Saturday, 11 February 2017

Theories of Surplus Value, Part I, Chapter 3 - Part 31

Smith, therefore, is in a position where he has to recognise that from the perspective of the individual capital, the cost of production resolves not just into v + s, but into c + v + s, because it includes the value of these materials etc., but wants to deny that this is the case for the total social capital, because he wants to argue that these materials etc. are the products of others, whose value resolves only into revenues, i.e. v + s.

If Smith were correct, and assuming that revenues are used as revenues, i.e. to fund consumption, then all output should be consumed. Its clear that cannot be the case, because a portion of output – in fact a growing portion – is never destined for consumption, but must be used simply to replace the materials used in production, to repair and replace the fixed capital used in production and so on. 

If the value of a commodity resolves itself into wages, profit and rent, as Smith claims, then it must be the case that this is so for the total national output, which is nothing more than the sum total of the values of all the commodities produced. In that case, the recipients of the total of wages, profits and rent must thereby have sufficient income to buy and consume all of this output. But, Smith runs away from the necessary conclusion from his argument.

““But though the whole value of the annual produce of the land and labour of every country is thus divided among, and constitutes a revenue to, ‘its different inhabitants; yet, as in the rent of a private estate, we distinguish between the gross rent and the neat rent, so may we likewise in the revenue of all the inhabitants of a great country” ([ibid., p. 313], [Garnier] l.c., p. 213).” (p 100)

This is the opposite of what Smith said previously. Smith then mixes up a number of things. He says,

““The gross rent of a private estate comprehends whatever is paid by the farmer; the neat rent, what remains free to the landlord, after deducting the expense of management, of repairs, and all other necessary charges; or what, without hurting his estate, he can afford to place in his stock reserved for immediate consumption, or to spend upon his table,” etc. … “His real wealth is in proportion, not to his gross, but to his neat rent” [ibid., pp. 313–14].” (p 100)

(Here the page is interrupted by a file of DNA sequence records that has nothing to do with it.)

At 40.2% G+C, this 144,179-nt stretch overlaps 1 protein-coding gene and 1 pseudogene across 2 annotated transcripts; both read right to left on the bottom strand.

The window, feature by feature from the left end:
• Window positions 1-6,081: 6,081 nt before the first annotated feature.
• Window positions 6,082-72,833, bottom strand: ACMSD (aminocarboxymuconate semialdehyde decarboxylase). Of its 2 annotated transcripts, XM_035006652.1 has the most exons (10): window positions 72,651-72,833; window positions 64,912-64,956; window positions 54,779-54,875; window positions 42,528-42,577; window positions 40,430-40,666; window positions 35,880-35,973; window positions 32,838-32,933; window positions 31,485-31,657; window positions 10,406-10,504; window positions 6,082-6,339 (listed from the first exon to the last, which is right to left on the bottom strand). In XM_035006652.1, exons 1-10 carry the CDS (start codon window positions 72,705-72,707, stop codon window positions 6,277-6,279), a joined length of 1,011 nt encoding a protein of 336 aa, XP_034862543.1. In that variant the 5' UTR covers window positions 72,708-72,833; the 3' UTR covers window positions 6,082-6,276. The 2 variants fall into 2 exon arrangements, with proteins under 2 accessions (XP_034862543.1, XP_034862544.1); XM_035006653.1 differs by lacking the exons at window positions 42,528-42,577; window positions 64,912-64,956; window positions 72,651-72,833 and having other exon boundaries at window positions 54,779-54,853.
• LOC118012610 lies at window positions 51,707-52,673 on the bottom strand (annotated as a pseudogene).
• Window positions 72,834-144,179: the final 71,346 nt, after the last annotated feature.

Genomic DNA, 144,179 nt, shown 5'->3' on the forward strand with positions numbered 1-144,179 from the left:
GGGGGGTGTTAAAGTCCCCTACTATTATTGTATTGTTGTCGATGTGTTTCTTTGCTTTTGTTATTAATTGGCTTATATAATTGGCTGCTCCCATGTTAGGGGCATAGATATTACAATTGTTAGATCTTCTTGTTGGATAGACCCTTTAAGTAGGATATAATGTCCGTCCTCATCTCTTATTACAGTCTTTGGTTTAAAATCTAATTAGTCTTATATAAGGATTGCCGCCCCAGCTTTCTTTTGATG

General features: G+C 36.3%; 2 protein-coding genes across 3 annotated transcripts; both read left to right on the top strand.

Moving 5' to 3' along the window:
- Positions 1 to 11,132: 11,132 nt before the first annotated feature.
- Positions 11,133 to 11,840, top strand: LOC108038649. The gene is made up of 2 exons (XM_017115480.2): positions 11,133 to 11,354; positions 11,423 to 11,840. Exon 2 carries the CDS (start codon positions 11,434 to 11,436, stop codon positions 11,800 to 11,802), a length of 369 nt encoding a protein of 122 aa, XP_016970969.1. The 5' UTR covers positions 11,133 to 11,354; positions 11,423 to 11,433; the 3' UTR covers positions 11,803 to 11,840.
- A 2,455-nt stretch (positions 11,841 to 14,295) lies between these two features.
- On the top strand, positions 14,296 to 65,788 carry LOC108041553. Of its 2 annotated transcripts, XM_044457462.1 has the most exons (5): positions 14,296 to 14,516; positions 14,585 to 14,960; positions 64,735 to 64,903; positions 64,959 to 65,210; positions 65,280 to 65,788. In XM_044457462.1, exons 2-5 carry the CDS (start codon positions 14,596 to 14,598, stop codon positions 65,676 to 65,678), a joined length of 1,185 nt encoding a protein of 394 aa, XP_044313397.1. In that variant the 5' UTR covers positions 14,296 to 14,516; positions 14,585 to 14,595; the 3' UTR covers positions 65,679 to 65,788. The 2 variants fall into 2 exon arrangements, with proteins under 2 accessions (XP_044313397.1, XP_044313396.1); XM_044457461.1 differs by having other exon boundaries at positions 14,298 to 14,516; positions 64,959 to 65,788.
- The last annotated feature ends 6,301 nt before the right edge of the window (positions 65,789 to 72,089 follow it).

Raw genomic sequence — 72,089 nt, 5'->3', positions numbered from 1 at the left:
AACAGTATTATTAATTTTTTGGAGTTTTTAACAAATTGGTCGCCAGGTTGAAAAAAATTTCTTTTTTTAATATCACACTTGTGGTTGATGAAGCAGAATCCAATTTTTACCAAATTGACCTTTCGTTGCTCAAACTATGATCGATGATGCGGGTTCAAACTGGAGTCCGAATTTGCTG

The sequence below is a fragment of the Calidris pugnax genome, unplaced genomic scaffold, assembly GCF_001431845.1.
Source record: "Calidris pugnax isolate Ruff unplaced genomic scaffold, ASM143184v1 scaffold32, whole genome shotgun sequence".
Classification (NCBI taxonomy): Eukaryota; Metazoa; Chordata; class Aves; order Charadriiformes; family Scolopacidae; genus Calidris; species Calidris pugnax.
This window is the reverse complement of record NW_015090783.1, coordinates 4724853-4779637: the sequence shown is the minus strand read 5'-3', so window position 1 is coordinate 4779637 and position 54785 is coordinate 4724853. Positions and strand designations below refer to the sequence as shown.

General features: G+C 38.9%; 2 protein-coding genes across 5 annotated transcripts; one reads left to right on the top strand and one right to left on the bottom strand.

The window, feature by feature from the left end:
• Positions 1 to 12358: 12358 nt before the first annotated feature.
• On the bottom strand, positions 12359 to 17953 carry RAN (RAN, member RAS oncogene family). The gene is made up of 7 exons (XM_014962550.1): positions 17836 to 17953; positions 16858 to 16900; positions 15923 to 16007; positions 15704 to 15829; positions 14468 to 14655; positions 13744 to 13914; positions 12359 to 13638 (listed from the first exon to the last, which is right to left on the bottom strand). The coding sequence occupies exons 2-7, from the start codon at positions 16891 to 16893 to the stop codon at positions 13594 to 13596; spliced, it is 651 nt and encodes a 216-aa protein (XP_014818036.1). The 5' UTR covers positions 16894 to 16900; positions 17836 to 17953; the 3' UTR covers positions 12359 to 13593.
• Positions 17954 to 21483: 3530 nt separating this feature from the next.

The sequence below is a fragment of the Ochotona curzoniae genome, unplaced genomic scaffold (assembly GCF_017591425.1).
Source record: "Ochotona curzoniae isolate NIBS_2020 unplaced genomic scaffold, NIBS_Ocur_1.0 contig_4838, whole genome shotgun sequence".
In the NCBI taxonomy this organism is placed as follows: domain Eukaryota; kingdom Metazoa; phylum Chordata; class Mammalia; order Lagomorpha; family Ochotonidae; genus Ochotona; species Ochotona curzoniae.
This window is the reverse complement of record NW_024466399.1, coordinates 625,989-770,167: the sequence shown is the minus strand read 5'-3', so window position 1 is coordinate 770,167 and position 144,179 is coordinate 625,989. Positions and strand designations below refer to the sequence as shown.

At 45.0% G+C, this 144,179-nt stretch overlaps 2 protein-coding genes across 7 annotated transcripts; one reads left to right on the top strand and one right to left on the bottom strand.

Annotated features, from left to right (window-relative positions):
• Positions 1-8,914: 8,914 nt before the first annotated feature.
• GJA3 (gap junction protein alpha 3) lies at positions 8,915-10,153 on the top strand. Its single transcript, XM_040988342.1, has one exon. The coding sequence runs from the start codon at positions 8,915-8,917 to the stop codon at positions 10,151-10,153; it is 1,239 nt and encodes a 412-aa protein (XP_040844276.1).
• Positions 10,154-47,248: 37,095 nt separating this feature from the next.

The value of the commodity includes the rent paid by the farmer to the landlord, just as much as it includes his profit, and the wages paid to the workers. It is equal to the new value created by labour, which does resolve into revenue.

“The question is however whether the commodity contains yet another constituent part of its value.” (p 101)

Smith, in the above quote, admits that it does. Marx makes the point that the wealth of an individual farmer – as a farmer – depends on their profit. But, of course, they could consume far more than the value, if their profit enables, if they ceased being a farmer, and sold off their capital. If the rate of profit is 10%, and they have £1,000 of profit to spend on consumption, they could instead sell their £10,000 of commodities that comprise their capital, and spend that on consumption.

Once it had all gone, of course, it could not be replaced. It would no longer exist as a source of revenue. Moreover, looked at from the perspective of society, nothing changes. The farmer, if they sold their farm, would do so to another farmer, and so this capital would continue to operate as capital, but in different hands. In just the same way that what was previously in the hands of the buyer, and available to finance consumption, is now in the hands of the farmer, and able to perform exactly the same function.

So Smith now argues,

““The gross revenue of all the inhabitants of a great country comprehends the whole annual produce of their land and labour”” (p 101) 

Previously, Smith had argued that this value resolved simply into wages, profit and rent. But, now he includes, in this gross output, the constant capital, and its only after accounting for its replacement that a net revenue is arrived at that can be consumed.

“... “the neat revenue, what remains free to them, after deducting the expense of maintaining, first, their fixed, and, secondly, their circulating capital”; (so he now deducts instruments of labour and raw materials); “or what, without encroaching upon their capital, they can place in their stock reserved for immediate consumption.” (So now we learn that the price or exchangeable value of the total stock of commodities, just as in the case of the individual capitalist, so also for the whole country, is resolvable into a fourth part which does not form a revenue for anyone and cannot be resolved into wages, profit or rent.)” (p 101)

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